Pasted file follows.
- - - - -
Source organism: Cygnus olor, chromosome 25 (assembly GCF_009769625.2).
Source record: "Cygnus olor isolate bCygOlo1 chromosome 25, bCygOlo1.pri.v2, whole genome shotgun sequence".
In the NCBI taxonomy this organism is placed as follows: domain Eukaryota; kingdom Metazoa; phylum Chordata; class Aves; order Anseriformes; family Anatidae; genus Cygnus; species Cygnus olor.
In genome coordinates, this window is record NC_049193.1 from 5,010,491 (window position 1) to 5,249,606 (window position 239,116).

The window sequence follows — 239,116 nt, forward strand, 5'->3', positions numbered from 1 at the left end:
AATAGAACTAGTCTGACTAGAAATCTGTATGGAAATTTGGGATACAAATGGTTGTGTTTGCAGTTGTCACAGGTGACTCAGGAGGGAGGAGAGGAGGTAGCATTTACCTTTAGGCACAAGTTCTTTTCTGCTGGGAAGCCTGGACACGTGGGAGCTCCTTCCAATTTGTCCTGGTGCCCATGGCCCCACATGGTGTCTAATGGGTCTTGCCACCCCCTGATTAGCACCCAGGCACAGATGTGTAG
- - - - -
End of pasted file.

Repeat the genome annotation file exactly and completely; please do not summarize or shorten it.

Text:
Source organism: Cygnus olor, chromosome 25 (assembly GCF_009769625.2).
Source record: "Cygnus olor isolate bCygOlo1 chromosome 25, bCygOlo1.pri.v2, whole genome shotgun sequence".
In the NCBI taxonomy this organism is placed as follows: domain Eukaryota; kingdom Metazoa; phylum Chordata; class Aves; order Anseriformes; family Anatidae; genus Cygnus; species Cygnus olor.
In genome coordinates, this window is record NC_049193.1 from 5,010,491 (window position 1) to 5,249,606 (window position 239,116).

The window sequence follows — 239,116 nt, forward strand, 5'->3', positions numbered from 1 at the left end:
AATAGAACTAGTCTGACTAGAAATCTGTATGGAAATTTGGGATACAAATGGTTGTGTTTGCAGTTGTCACAGGTGACTCAGGAGGGAGGAGAGGAGGTAGCATTTACCTTTAGGCACAAGTTCTTTTCTGCTGGGAAGCCTGGACACGTGGGAGCTCCTTCCAATTTGTCCTGGTGCCCATGGCCCCACATGGTGTCTAATGGGTCTTGCCACCCCCTGATTAGCACCCAGGCACAGATGTGTAG